The Daye Gold Mine does both open pit and underground mining. The existing pit doesn't have much expansion capability until they move the pit wall back and it's right next to a highway. They report about 3.5 grams from the underground mining which wouldn't be much by western standards in most mines but works for the Chinese. Larry Reaugh wants to explore the idea of finding a larger but low grade bulk mineable resource at the surface.

There is a lot of work already done by the Daye Gold people. If I had to guess, I'd say the Chinese showed us maps and drill results which would have cost a lot more than $2 million Canadian.

There will be problems, there are with any new project. Management of any company is in the business of solving problems. The first problem is that the most accessible gold is right under a village. That may be an easy problem to solve.

The JV has the rights to the gold under the existing pit and that may require moving the road. A high priority will be developing a reserve quickly and coming to an agreement on purchase of the existing mill. The mill had equipment with a replacement value of $25 million which will be worthless once the existing mine runs through its reserves in 4 short years.

I hate picking numbers on gold potential, it is like walking through a minefield with a blindfold. But I also think I owe it to our readers to give them as honest an appraisal as possible.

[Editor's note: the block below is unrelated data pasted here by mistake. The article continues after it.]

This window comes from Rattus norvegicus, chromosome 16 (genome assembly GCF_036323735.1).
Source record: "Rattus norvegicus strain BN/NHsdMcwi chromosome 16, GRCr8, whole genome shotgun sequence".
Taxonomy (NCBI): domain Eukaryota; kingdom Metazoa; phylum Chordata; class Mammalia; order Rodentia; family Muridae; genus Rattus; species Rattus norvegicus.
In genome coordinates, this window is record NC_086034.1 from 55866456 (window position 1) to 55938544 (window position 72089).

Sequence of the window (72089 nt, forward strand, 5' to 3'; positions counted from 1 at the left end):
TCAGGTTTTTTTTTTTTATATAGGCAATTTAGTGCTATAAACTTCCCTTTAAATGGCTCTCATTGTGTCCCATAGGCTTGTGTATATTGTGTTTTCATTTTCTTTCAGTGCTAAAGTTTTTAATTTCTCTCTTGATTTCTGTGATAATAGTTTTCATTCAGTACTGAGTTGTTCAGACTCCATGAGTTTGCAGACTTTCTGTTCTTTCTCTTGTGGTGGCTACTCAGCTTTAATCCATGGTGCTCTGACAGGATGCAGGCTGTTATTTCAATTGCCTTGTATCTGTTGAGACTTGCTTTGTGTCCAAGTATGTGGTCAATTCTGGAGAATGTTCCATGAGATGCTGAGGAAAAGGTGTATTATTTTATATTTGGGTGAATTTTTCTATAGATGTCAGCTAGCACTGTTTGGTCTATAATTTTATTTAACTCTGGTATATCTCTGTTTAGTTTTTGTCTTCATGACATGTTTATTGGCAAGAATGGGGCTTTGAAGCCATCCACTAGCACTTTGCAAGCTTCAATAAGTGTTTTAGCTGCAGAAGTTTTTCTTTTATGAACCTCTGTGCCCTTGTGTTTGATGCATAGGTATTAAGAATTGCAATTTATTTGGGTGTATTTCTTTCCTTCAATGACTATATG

At $.20 a share, the company has a market cap of about $4 million Canadian. Goldrea has just completed a placement. They wanted to raise $600,000 which would have gotten them through the next year and were overwhelmed with demand and increased the placement to $1.2 million which will give them a lot of operating space.

There aren't many companies out there with an agreement of this value who are priced at such a low market cap. Goldrea is cheap. Shandong is in a reasonable moderate climate and I know Larry Reaugh will be arranging for a drill rig as I write. He's going to hit the ground running and the company could easily have a 1-2 million ounce 43-101 resource by late summer of 2005. They know where the gold zones are, all they have to do is drill.

Ounces in the ground vary all over the place. On the low side, $10 an ounce is really cheap for an operating junior. The average I saw on a recent report was $68. You can work out the math, I won't bother. But this is about as low risk, high potential as you will ever come across.

Especially if you like either China or the future of gold. I like both.

These two companies represent two totally different approaches to mining gold in what is a new frontier. There is risk in China but there is risk walking across the street. You can get run over walking across the street but you can't get rich.